Letters to the Australian newspaper The Age
EXTRACT: 'As a consumer, I do not want to eat GM food. As a taxpayer, I will be responsible for fixing any problems that occur with it in future. As a scientist, I am seriously worried about the potential health and environmental risks of GM crops. As a father, I am concerned at the legacy this decision will leave for my children. As a voter, I am cynical this has been announced in the aftermath of a federal election.' (item 1)
1.Genetically modified crops
Letters, The Age, 29 November 07 [via Agnet]
Dr Susan Hawthorne, research associate, Victoria University, writes that Premier John Brumby is purveying the idea of choice as a rationale for ending the moratorium on genetically modified crops. When governments give in to corporations it is not choice, but rather the erasure of sensible decision-making.
The end of the moratorium marks an irreversible decision to change the nature of farming in Victoria. The growing of GM crops means that Victoria will no longer be able to claim clean, green status - ever. Instead we will drink milk produced by cows fed on GM stock feed; it will be unclear which foods are GM and which not, since contamination is inevitable. Where is our choice in that?
Lindsay Bussau of Carnegie writes that as a consumer, I do not want to eat GM food. As a taxpayer, I will be responsible for fixing any problems that occur with it in future. As a scientist, I am seriously worried about the potential health and environmental risks of GM crops. As a father, I am concerned at the legacy this decision will leave for my children. As a voter, I am cynical this has been announced in the aftermath of a federal election.
Helen Coath of Coburg, writes there are 65 documented health risks associated with the consumption of genetically modified crops, and yet the states of Victoria and NSW have elected to end the ban on GM crops. It is ironic that this occurred the same day that Bernie Banton, who campaigned against asbestos company James Hardie, died. Once again the known negative health effects are being ignored for the sake of profits.
2.Genetically modified crops
Letters, The Age, 30 November 07 [via Agnet]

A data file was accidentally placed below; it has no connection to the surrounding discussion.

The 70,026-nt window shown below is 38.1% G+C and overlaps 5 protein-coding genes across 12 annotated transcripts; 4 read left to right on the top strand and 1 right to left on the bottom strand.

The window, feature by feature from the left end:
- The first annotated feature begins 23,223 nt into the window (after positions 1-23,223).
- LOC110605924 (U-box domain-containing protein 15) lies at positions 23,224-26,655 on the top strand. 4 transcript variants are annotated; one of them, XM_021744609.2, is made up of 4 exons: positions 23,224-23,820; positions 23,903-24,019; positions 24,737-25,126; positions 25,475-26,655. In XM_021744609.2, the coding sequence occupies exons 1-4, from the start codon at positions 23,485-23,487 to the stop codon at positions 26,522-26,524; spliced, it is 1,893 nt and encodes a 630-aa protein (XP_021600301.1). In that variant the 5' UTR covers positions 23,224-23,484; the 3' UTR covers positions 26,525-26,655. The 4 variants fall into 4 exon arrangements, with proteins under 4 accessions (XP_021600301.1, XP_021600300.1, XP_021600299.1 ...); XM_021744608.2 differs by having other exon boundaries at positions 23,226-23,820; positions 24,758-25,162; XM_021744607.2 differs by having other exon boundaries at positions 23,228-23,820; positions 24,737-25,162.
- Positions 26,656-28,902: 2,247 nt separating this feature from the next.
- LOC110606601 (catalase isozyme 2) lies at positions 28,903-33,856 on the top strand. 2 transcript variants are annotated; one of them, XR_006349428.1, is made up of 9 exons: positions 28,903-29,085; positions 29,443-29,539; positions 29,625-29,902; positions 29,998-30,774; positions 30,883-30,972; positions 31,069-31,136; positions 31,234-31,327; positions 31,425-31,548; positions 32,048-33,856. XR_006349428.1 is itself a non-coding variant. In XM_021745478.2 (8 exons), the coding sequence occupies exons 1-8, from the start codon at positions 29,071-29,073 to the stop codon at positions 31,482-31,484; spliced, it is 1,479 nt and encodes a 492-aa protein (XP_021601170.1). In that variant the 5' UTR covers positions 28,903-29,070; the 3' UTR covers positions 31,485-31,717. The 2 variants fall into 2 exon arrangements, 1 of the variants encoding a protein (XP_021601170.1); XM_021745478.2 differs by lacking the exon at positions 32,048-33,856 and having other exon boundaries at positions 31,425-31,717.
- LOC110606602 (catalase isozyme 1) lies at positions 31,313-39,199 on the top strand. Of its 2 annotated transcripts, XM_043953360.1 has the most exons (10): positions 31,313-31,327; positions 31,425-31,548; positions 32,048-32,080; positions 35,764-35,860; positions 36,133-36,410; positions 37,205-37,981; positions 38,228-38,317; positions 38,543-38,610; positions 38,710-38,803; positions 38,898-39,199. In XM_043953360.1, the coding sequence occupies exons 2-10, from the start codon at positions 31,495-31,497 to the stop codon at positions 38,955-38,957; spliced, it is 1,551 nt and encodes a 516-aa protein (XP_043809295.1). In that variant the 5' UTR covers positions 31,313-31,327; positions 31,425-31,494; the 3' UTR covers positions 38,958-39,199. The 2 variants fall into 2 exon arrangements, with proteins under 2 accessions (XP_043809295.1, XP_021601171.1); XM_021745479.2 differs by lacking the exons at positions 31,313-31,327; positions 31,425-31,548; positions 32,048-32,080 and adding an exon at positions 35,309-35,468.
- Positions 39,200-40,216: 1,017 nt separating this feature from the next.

Rod Oaten, Carlton North, writes that our crash-through Premier will crash all right if he continues with anti-environmental dredging and promoting GM crops.
Indra Liepins of Glenroy writes that public-private partnerships for state schools, the GM crops decision and now the Koori school in doubt! Who does John Brumby think he is? John Howard?
Helen Lewers of Napoleons writes that Sir Gus Nossal who tried to help US-based company Pangea Resources set up toxic nuclear waste dumps for the rest of the world in SA and WA is now on a mission to assure us that GM canola is safe!
Robert Vickers, Nyora, writes that like the cigarette smoker imposing their side-stream pollution on unwilling neighbours, NSW and Victoria are now to inflict their genetically modified contamination on neighbouring states. Unlike passive smokers, the offended states have no redress and cannot move away.
Pat Lester, Ringwood, writes that strewth, if we get it wrong about about GM, we'll all come a flaming cropper!
Liz Spillane, Heathcote, writes if genetically modified canola is so safe, then we need legislation that requires products using these crops to be labelled appropriately so that the consumer can make a choice when buying food at the retail outlet, whether that be the supermarket, restaurant or other point of sale.
Greg Revell, North Warrandyte, writes that Chris Preston's faith in Food Standards Australia New Zealand (FSANZ) about the safety of GM food is misplaced (Letters, 29/11). FSANZ does not perform any scientific testing of its own whatsoever for GM foods. It merely assesses the submitted data from GM companies against the very vague notion of substantial equivalence. If the GM food looks, smells and tastes like its non-GM counterpart, then it is approved as safe, no further questions. It is on this basis alone that GM foods are determined as having no health risks - hardly rigorous and science-based. On the contrary, Chris Preston, it is FSANZ, in cahoots with the Victorian Government and industry, that does a disservice to farmers and consumers alike.
3.Genetically modified crops
Letters, The Age, December 1 2007
Good decisions require all the facts
RE: THE letter by Max Rheese from the Australian Environment Foundation in support of genetically modified foods (Letters, 30/11), it is not surprising that the AEF favours GM foods; it also supports the proposed pulp mill in Tasmania and nuclear power, and questions the extent of global warming.
I do not agree that the introduction of GM canola will be a benefit to Victorian farmers. In fact, experience in other parts of the world shows that the problem of genetic drift often contaminates the crops of farmers who don't want anything to do with GM foods. One Canadian farmer was successfully sued by Monsanto after GM pollen had fertilised his crops.
No mention is made of the stark commercial reality that it is very difficult to sell GM canola. Nobody wants to buy it, so the price that a farmer can get for GM canola is lower than for conventional canola. I note that both Goodman Fielder and Coles supermarkets are opposed to Mr Brumby's decision to end the moratorium.
At present, all decisions about the safety or otherwise of GM foods are based on facts supplied by the multinational companies that own the technology. This is hardly conducive to good science or proper decision-making by government.
Stephen Clendinnen, North Warrandyte
Who are the AEF?
MONSANTO is a multinational corporation that licenses GM crop technologies. It also funds the Institute of Public Affairs, which created the Australian Environment Foundation. Max Rheese, executive director of the AEF, writes letters talking up GM crop technologies. I wonder why?
Jason Leske, Pomona, Qld